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Pope: Internet a 'gift from God' for dialogue, but Catholics shouldn't claim absolute truth

Pope Francis waves to faithful from his pope-mobile as he arrives for his weekly general audience in St. Peter's Square at the Vatican, Wednesday, Jan. 22, 2014. (AP Photo/Alessandra Tarantino)

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Pope Francis waves to faithful from his pope-mobile as he arrives for his weekly general audience in St. Peter's Square at the Vatican, Wednesday, Jan. 22, 2014. (AP Photo/Alessandra Tarantino)

VATICAN CITY - The Internet is a "gift from God" that facilitates communication, Pope Francis said in a statement released Thursday, but he warns that the obsessive desire to stay connected can actually isolate people from their friends and family.

Francis made the observations in a message about Catholic Church communications, meditating on the marvels and perils of the digital era and what that means for the faithful going out into the world and interacting with people of different faiths and backgrounds.

In comments that will likely rile the more conservative wing of the church, Francis suggested that in engaging in that dialogue, Catholics shouldn't be arrogant in insisting that they alone possess the truth.

"To (have a) dialogue means to believe that the 'other' has something worthwhile to say, and to entertain his or her point of view and perspective," Francis wrote. "Engaging in dialogue does not mean renouncing our own ideas and traditions, but the pretense that they alone are valid and absolute."

According to church teaching distilled by then-Cardinal Joseph Ratzinger, the Catholic Church holds the "fullness of the means of salvation" — a message that has long been taken to mean that only Catholics can find salvation. Church teaching also holds that those who don't know about Jesus but seek God can also attain eternal salvation.

Pope Benedict XVI was a strong proponent of engaging in interreligious dialogue, but Francis has offered a softer approach in his sermons and gestures. In one famous off-the-cuff homily, he suggested that even atheists can find salvation. He also riled some conservatives when he washed the feet of two Muslims during the Holy Thursday re-enactment of Christ washing the feet of his apostles.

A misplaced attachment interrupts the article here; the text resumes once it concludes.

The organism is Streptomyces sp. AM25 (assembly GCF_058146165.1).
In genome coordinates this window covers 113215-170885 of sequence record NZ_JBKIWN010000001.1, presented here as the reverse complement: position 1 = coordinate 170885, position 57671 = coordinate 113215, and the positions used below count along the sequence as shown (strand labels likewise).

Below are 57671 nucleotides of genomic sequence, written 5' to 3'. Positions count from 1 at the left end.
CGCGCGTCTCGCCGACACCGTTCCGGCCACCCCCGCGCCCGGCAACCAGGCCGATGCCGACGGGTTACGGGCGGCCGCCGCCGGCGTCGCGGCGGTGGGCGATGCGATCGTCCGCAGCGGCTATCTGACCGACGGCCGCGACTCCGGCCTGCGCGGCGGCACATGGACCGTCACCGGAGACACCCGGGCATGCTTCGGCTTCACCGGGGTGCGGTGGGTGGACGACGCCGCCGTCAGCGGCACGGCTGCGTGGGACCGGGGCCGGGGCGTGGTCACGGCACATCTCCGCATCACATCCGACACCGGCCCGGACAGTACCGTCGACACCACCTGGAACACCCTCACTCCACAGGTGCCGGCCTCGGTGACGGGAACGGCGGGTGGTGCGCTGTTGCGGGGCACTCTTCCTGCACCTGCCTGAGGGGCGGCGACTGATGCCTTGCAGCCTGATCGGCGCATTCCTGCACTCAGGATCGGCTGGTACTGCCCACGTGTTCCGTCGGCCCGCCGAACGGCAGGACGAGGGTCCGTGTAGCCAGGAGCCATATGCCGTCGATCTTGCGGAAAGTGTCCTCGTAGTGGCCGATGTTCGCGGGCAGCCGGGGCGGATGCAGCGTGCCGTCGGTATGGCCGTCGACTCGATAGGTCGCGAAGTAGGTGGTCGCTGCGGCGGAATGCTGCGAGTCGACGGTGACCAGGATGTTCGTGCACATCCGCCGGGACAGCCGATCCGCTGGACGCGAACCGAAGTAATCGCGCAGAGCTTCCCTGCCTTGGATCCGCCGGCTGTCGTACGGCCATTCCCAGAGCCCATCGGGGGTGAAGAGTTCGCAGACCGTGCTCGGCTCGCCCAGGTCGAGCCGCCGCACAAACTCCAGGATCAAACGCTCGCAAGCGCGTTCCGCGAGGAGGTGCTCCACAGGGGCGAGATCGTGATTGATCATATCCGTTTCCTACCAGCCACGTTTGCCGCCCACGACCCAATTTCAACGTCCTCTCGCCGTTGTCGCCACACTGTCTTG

Archbishop Claudio Mario Celli, the head of the Vatican's social communications office, said he didn't think Francis was making an official policy statement on interreligious dialogue, noting that the message was merely a reflection, "not a conciliar or dogmatic text."

But he acknowledged that Francis is shaking things up in much the same "providential" way Pope John XXIII shook up the church in launching the Second Vatican Council.

"We are realizing that there are sensations of, I wouldn't say difficulty, but of discomfort sometimes in certain circles," he said. "I think step by step we must rediscover a sense of the path, of what the pope wants to tell us."

In his message Thursday, Francis said the Internet offers "immense possibilities" to encounter people from different cultural and traditional backgrounds and show solidarity with them.

"This is something truly good, a gift from God," he wrote. But he warned: "The desire for digital connectivity can have the effect of isolating us from our neighbours, from those closest to us."

He called for communications in the digital era to be like "a balm which relieves pain and a fine wine which gladdens hearts" and for the church's message to not be one of bombarding others with Christian dogma.

"May the light we bring to others not be the result of cosmetics or special effects, but rather of our being loving and merciful neighbours to those wounded and left on the side of the road," he said.

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Follow Nicole Winfield at www.twitter.com/nwinfield

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